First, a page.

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Goose Techniques

Tommy_Mac's picture

I cooked my first goose this weekend, and it didn't turn out to be as nice as I would like. The skin was quite thick, very greasy, and the meat not very plentifull. There are at least 3-4 different recipes for it, each one claiming that it is the only way.

Some boil it first briefly, then store it uncovered in the fridge for a couple days to dry the skin before roasting;

Others, cook it, covered in water, for several hours, then broil it at high heat;

Others just throw it in the roaster uncovered for several hours;

Finally, others have this whole drill with cheesecloth.

What are the way(s) that you folks find is the "best" way to get: (1) A nice crisp skin; and (2) All the fat out of the skin; and (3) Not to overcook it while achieving Nos. 1 and 2?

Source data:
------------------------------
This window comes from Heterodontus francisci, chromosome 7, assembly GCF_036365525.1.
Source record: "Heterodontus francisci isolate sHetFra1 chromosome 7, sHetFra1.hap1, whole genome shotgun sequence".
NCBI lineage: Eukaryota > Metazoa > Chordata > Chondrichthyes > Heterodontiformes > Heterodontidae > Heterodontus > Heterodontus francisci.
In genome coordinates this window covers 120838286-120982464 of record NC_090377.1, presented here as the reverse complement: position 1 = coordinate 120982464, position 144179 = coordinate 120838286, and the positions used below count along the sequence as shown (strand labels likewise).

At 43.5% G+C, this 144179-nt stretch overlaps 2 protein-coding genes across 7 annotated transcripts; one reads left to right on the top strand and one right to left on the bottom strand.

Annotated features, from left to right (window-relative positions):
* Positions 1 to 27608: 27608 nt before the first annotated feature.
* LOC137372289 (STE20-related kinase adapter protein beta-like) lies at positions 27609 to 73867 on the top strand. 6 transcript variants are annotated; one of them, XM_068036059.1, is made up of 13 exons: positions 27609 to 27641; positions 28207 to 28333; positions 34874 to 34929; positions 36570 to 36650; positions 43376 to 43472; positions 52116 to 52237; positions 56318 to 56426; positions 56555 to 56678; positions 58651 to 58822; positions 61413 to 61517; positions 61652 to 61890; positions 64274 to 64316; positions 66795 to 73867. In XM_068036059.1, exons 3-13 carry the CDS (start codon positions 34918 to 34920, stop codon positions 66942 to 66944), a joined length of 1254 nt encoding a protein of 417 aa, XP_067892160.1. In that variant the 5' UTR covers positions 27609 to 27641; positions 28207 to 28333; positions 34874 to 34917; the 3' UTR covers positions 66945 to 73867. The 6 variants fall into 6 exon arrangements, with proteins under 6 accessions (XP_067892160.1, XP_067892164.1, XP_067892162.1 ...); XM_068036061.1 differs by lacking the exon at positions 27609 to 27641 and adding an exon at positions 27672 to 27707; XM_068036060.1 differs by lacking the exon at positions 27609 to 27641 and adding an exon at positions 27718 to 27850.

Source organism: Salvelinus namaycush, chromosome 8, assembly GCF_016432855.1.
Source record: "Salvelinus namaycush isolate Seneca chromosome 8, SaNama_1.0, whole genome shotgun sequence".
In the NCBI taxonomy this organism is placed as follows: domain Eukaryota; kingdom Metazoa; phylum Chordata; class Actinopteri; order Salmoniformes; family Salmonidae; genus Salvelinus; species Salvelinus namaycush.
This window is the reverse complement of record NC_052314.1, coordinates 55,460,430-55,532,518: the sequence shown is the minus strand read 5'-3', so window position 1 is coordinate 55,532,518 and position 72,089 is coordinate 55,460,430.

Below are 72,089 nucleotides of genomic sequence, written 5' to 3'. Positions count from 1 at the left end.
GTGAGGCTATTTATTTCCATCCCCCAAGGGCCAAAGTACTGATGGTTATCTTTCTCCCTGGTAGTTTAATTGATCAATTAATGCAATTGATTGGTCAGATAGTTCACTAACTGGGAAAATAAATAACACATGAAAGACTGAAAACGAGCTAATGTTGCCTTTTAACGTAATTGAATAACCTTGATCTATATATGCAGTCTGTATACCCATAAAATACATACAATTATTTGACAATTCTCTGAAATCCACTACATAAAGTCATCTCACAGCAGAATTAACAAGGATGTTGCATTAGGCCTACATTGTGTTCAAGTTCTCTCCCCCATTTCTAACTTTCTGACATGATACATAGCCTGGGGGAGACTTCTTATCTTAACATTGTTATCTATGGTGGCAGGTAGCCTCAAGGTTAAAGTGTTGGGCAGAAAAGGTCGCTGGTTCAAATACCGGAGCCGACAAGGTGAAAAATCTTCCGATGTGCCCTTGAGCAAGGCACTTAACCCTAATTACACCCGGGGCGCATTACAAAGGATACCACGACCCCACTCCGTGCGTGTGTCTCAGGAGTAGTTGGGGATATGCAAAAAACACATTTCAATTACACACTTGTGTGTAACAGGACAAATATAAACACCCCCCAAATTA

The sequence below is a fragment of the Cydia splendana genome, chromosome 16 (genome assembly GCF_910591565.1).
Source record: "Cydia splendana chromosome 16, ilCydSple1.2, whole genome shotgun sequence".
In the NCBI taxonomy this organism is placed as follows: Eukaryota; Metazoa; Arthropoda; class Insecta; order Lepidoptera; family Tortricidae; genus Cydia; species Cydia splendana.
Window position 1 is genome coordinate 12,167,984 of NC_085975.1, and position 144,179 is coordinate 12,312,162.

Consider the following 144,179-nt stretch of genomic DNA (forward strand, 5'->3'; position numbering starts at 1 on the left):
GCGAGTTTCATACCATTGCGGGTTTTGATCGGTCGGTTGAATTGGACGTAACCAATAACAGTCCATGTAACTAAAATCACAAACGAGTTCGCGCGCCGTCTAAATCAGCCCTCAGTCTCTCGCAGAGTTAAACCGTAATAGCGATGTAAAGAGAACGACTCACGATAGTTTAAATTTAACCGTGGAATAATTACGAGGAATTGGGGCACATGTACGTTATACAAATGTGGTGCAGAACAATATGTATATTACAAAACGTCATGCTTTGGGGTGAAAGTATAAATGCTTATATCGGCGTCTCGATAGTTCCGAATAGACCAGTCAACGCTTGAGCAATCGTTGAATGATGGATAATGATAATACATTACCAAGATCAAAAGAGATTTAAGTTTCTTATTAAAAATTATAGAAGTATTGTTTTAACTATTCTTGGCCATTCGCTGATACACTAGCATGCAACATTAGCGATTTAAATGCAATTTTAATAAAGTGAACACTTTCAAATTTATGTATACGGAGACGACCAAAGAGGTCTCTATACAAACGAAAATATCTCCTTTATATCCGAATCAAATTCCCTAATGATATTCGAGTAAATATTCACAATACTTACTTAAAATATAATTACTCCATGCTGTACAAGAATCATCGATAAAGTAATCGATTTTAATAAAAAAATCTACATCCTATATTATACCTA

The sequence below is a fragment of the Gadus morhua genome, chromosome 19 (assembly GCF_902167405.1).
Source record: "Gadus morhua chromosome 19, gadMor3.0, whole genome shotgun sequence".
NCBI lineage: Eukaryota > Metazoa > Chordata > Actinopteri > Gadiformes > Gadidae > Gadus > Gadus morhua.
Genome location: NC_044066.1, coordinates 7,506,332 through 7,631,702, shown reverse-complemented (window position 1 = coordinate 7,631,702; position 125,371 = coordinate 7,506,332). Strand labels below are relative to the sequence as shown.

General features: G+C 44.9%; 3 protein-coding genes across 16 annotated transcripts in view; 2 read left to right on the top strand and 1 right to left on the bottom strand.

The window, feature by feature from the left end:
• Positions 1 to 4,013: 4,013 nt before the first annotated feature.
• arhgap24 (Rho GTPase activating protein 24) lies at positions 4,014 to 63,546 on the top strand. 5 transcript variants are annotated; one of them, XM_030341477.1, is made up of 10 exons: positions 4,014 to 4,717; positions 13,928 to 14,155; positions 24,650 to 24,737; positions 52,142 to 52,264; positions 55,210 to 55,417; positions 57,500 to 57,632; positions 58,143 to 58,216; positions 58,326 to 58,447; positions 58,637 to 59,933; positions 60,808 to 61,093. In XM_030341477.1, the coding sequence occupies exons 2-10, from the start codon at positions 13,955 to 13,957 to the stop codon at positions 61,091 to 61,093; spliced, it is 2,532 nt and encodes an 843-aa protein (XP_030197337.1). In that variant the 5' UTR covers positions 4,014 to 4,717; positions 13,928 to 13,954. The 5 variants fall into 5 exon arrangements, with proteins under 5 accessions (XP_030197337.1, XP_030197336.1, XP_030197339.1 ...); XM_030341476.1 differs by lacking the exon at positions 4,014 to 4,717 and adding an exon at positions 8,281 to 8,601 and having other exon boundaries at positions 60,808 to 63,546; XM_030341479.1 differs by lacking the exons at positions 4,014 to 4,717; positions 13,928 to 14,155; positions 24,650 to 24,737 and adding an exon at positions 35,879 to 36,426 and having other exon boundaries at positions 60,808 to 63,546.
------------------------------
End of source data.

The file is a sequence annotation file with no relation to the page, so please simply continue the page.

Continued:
Thanks in advance.

aussiechef's picture

(post #25888, reply #1 of 2)

Hair dryers. That's the trick. Gotta run now.

aussiechef's picture

(post #25888, reply #2 of 2)

Now to continue: goose
i is
greasy, it doesn't provide much bang for your buck,it has a thick skin and it tastes quite different, almost gamey. Good on you for trying but it's difficult to get right. Having roasted goose on three different continents now, and finding that they are similiar, we don't do it any more. I prefer to use the legs in confit and the meat in some pie or other. It's the fat I treasure.

However, if you want to try again, after you have steamed the goose for some time depending on how large it is(until it is almost cooked through), you get out the hair dryers and dry the skin so much that the fat starts to pour out of it. This takes at least one bottle of champagne to be consumed. When you put it back into a very hot oven to finish, the skin will be crispy but the meat not overdone. I'm sure a genuine convection oven could achieve the same result.

We have guests who fondly remember Hair-Drier Goose. Of course we plied them with mucho champagne so I don't know what they remember, but they did all the work!